Creation of Sentence Embeddings Based on Topical Word Representations

Creation of Sentence Embeddings Based on Topical Word RepresentationsAn approach towards universal language understandingPhillip WenigBlockedUnblockFollowFollowingJan 31I am researching on word and sentence embeddings for over a year now and recently wrote also my master’s thesis [1] in this area.

The results which I am presenting now were also published here and resulted in cooperation with SAP and the University of Liechtenstein.

In the following blog post, I won’t explain embeddings in detail.

This article is rather conceptual and summarizes my findings.

Photo by Romain Vignes on UnsplashFoundationA word vector is a position in a high-dimensional space which represents the respective word semantically.

In that space, words that have similar meanings lie closer to each other.

Hence, synonyms have almost the same vector and lie close to each other.

The same concept can be applied to sentences whereas similar sentences lie close to each other in a high-dimensional space.

In order to create word vectors, several methods exist.

Two very common algorithms are Word2Vec [2] and GloVe [3].

Both encode words into an arbitrary dimensionality based on the contexts these words occur in.

For Word2Vec, the context is a window of surrounding words.

For GloVe, it is the whole sentence or document.

Since a word is identified by its spelling, per word exists exactly one vector.

Homographs, which are words with the same spelling but different meanings, aren’t considered to be different from each other using these methods.

Hence, when talking about an apple within a cooking recipe, the respective word vector for the fruit would introduce improper knowledge about the technology company if trained on a large and diverse corpus.

One sentence embedder by Facebook Research, which is called InferSent [2], uses GloVe and therefore ignores homographs, too.

The usage of that ignorant method also introduces improper knowledge to sentence vectors.

Therefore, we created a new approach to confront that problem.

ProposalInstead of using ignorant and already trained GloVe vectors, we suggest using topic-aware word vectors that can differentiate between homographs.

We oriented our work towards the Topical Word Embeddings paper [3], but slightly modified their approach.

The topic-aware word vectors are created using Word2Vec.

But before Word2Vec runs over a training corpus, we modified it by using an LDA [4] topic modeler with Gibbs sampling.

LDA is used to cluster documents in a given number of topics based on the words occurring within the documents.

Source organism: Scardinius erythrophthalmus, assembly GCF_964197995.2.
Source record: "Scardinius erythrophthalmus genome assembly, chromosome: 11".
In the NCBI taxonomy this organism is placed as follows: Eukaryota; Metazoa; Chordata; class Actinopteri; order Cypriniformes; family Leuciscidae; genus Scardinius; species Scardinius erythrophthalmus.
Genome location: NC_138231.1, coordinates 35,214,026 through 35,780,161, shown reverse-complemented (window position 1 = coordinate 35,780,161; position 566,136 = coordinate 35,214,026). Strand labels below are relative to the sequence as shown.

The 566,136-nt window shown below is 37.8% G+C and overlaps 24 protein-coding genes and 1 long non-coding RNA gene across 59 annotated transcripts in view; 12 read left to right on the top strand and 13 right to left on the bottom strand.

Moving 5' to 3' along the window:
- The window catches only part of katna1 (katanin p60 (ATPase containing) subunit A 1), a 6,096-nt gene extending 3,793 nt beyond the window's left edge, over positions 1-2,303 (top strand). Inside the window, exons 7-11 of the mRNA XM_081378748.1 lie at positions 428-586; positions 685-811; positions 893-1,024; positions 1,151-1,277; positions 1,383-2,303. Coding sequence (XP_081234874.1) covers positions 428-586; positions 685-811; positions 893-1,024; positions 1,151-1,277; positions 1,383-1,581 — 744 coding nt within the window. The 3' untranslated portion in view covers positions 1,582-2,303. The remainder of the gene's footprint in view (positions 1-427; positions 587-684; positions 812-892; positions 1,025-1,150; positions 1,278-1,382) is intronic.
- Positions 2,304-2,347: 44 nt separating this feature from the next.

A nice side effect is that LDA doesn’t only assign topics to whole documents but also to all single words which are then used to distinguish the documents' topic.

The following example shows how a corpus would look like after LDA ran over it.

LDA assigns topics to words based on their surroundingsThus, we don’t have usual words anymore, but new pseudo-words including also a topic, e.


apple:1 with 1 as the ID for the topic “fruits”.

These new words act then as our data from which we create word vectors.

Hence, for each version of apple — apple:1, apple:2, … — we have an own vector instead of only one.

We had two different ways of creating word vectors out of the aforementioned pseudo-words…Holistic Word EmbeddingsThe vectors for apple:0 and apple:1 do not share any information.

This way of creating topical word vectors simply regards pseudo-words as whole words which don’t relate to other pseudo-words with the same word, e.


apple:1 and apple:2 aren’t considered to have anything in common.

It is the easiest way and fastest to implement as most Word2Vec libraries simply take this transformed text and learn word vectors for each word (here, for each pseudo-word).

Concatenated Word EmbeddingsThe vectors for apple:0 and apple:1 share a common vector for apple (black) and have a appended topical vector for topic 0 (blue) and topic 1 (green), respectively.

Another way is the concatenation of two vectors, a word and a topic vector, in order to create topical word vectors.

The word vectors are learned through Word2Vec on the original, undifferentiated dataset.

The topic vectors, though, require a more complex procedure.

All different ways we propose are described in [1].

The most promising was the usage of a weighed average (also called Phi approach).

The weighed average approach takes the vectors of all words in a vocabulary and averages them in order to generate topic vectors (the appended part of the vectors).

Before averaging, each word vector is weighed with a number regarding the importance of that word for the respective topic.